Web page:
Weeks after the terrorist strikes on New York City and Washington, Congress continues to focus on national security to the exclusion of healthcare and other matters.
Lawmakers have shelved key healthcare issues such as patients' rights and Medicare reform, causing physicians to pursue items, including Medicare physician payment increases and regulatory reform, that are presumably less controversial and easier to push through.
National security, however, does involve physicians to some extent. The General Accounting Office reported in September that the U.S. suffers from "inadequacies in the public health infrastructure," including a lack of planning for emergencies, incapacity in terms of responding to an emergency and lack of timely availability of medical teams.
As a result, Congress and the White House are calling for more spending on public health. For example, Sens. Ted Kennedy (D-Mass.) and Bill Frist, M.D., (R-Tenn.) urged President Bush in a Sept. 21 letter to "commit sufficient resources to developing medical counter-measures against a bioterrorist attack," including ensuring that "health professionals are adequately trained to respond to bioterrorism."
The senators called for a $1.4 billion funding increase over the current $400 million HHS is spending to improve the nation's preparedness for bioterrorism.
The total includes $635 million for upgrading state and local bioterrorism epidemic monitoring, as well as assuring adequate staffing and training of health professionals. At this point, the actual level of spending is still being decided by legislators and the White House, says Kennedy spokesperson Jim Manley.
Doctors, for their part, are already taking steps, says Tim Flaherty, M.D., chairman of the board of trustees of the AMA. The AMA has put up a number of articles on bioterrorism on its Web site, he says, and there will be special breakout sessions on the subject at the organization's interim meeting in December.
"We want physicians to have a reliable source to refer to," says Flaherty, a radiologist from Neenah, Wis.
Meanwhile, doctors are working on other issues, such as reimbursement from Medicare. For years, physicians have complained that the compensation methodology that the Centers for Medicare and Medicaid Services (CMS) uses--the sustained growth rate--is flawed. A key reason for this is that it uses GDP rather than a metric more closely related to medical inflation, Flaherty says.
In 1999, Congress gave CMS the authority to adjust the formula, but CMS has asked doctors to go to Congress and ask that it be permanently altered, he says.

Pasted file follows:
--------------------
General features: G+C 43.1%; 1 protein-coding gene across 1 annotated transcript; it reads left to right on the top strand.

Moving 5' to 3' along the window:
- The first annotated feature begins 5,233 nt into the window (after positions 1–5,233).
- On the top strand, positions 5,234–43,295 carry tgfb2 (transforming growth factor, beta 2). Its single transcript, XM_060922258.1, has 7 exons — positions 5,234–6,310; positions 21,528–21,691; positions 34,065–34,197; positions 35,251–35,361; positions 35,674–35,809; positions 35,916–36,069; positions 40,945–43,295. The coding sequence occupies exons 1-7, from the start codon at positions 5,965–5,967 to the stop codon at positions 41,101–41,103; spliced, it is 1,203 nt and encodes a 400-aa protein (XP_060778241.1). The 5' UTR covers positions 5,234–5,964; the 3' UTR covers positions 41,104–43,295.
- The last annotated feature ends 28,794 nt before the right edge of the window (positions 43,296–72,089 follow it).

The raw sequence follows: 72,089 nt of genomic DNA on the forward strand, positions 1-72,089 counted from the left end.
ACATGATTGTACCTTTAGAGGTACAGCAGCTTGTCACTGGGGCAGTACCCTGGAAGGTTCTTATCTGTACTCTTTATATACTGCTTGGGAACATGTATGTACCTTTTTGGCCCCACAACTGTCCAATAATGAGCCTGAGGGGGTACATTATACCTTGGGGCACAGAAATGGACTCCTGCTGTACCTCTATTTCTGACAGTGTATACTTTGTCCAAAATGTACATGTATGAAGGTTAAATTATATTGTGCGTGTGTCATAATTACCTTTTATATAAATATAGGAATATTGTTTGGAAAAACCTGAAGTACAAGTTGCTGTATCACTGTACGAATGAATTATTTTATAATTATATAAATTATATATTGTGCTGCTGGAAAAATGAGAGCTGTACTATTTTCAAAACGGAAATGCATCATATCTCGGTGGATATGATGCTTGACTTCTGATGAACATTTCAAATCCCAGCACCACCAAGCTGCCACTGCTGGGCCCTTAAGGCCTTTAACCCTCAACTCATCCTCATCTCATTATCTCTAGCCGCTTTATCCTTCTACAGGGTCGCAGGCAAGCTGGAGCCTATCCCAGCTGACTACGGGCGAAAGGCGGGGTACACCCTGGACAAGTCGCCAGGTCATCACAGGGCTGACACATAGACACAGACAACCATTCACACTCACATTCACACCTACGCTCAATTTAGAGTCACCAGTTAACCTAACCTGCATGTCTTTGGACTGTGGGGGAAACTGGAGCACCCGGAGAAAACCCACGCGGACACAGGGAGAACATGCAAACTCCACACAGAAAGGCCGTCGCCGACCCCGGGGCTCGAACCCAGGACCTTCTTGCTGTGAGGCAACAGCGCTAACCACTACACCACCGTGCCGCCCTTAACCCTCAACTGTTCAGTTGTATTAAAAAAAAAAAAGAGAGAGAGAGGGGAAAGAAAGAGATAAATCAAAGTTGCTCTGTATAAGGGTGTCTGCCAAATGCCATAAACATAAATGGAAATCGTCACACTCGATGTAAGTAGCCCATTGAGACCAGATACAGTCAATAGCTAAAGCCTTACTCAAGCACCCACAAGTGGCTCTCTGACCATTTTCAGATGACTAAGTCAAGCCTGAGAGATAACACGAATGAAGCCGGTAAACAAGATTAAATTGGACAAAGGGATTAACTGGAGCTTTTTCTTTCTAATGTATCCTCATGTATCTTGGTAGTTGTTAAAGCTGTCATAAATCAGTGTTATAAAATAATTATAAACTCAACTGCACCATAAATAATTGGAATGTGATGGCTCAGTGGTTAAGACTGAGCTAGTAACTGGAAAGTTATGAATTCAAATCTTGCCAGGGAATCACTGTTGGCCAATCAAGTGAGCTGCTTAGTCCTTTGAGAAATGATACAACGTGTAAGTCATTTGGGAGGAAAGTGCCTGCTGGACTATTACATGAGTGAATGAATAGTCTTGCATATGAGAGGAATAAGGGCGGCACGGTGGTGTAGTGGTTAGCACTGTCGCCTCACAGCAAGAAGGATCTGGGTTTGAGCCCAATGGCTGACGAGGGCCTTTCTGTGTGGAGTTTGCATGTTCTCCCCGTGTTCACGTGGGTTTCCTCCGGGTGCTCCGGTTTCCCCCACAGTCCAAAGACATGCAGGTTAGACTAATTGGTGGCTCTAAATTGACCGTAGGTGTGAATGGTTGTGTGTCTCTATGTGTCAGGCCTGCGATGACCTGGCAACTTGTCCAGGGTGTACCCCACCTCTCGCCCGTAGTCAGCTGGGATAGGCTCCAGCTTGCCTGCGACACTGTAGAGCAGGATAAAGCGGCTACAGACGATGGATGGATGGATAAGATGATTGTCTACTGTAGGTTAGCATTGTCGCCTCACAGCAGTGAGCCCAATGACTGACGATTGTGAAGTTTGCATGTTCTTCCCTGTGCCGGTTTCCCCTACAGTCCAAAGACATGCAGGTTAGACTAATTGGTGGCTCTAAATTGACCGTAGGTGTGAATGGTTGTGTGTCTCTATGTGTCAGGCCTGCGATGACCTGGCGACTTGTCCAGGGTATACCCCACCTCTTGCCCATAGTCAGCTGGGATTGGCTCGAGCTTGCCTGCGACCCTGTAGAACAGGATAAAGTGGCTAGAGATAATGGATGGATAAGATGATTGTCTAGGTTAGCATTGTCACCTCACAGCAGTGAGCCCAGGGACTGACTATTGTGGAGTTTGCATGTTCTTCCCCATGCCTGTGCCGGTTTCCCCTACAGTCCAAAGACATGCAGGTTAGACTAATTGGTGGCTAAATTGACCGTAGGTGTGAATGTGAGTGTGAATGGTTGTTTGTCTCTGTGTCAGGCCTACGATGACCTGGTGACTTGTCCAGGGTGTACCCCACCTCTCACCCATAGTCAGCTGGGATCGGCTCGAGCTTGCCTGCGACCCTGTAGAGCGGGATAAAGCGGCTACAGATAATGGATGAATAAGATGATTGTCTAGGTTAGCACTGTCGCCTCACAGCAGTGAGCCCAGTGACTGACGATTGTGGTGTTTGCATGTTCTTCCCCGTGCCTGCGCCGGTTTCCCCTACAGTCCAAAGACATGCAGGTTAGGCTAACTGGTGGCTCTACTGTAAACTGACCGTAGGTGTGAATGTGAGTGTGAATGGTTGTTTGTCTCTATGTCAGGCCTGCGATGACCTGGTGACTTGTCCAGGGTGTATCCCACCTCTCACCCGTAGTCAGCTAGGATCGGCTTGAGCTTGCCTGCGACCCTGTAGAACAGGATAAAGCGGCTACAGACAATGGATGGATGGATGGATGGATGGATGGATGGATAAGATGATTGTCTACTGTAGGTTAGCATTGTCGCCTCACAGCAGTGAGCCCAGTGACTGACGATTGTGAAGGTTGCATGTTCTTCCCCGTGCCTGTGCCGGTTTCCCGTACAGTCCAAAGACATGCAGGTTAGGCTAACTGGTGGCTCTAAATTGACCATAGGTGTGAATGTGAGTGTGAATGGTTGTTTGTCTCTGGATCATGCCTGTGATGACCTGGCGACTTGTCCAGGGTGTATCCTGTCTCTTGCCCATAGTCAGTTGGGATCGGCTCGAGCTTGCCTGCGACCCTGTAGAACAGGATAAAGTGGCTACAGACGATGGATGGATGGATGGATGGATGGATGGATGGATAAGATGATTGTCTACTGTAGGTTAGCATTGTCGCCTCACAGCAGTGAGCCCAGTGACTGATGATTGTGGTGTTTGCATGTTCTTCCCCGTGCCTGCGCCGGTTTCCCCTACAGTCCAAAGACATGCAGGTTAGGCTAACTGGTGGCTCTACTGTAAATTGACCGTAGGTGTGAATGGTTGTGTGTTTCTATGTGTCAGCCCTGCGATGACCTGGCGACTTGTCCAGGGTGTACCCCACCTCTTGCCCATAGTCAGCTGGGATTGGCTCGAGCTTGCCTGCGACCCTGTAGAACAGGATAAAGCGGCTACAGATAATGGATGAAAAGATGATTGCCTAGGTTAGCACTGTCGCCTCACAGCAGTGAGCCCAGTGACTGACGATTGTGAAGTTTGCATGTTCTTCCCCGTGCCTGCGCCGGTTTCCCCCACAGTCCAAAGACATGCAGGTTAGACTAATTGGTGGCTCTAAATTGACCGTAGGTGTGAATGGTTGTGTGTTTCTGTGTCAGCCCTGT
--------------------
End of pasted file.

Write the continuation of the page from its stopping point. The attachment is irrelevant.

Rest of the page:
"Our concern right now is that CMS has decided to put physician reimbursement into the legislative arena," Flaherty says.
Meanwhile, Congress is preoccupied with fighting terrorism and might not get around to changing the formula. Without a change, doctors "have the potential of a significant decrease" in reimbursement beginning Jan. 1, Flaherty says.
Although the final figure hasn't been released, Flaherty estimates it could be a decrease of 1% to 7% from 2001. Since 1991, doctors have received annual average increases of 1.7%.
On another front, the House Ways and Means Committee on Oct. 11 approved a bill to streamline Medicare. The Medicare Regulatory and Contracting Reform Act of 2001 would reduce paperwork for doctors and release new or updated regulations only once a month. It also would give doctors new protections when facing audits.
The bill is a "solid first step in providing regulatory relief for overburdened physicians," says Randolph Smoak, immediate past president.
The bill must be reconciled with similar legislation, which on Oct. 17 passed the House Energy and Commerce Committee's subcommittee on health, before it can go to the House floor. That process is sure to be delayed due to anthrax incidents on Capitol Hill and the subsequent shuttering of the House until Oct. 24.
Doctors needn't be too concerned about making gains in Medicare reimbursement or regulatory relief, given bullish trends in the private sector.
Employer-paid health insurance premiums are likely to rise in excess of 14% in 2002, says Brad Kimler, a principal with Hewitt Associates in Boston. That's about the same increase employers saw this year, he says. While prescription drugs account for a good part of the rise, Kimler also attributes it to more leverage by providers, including doctors. He says he sees more aggressive bargaining by doctors and hospitals than was the case a few years ago.
Right now, plans need the physicians and hospitals more than the other way around, Kimler says. As a result, he says, doctors and hospitals should be getting healthy increases in reimbursement in 2002.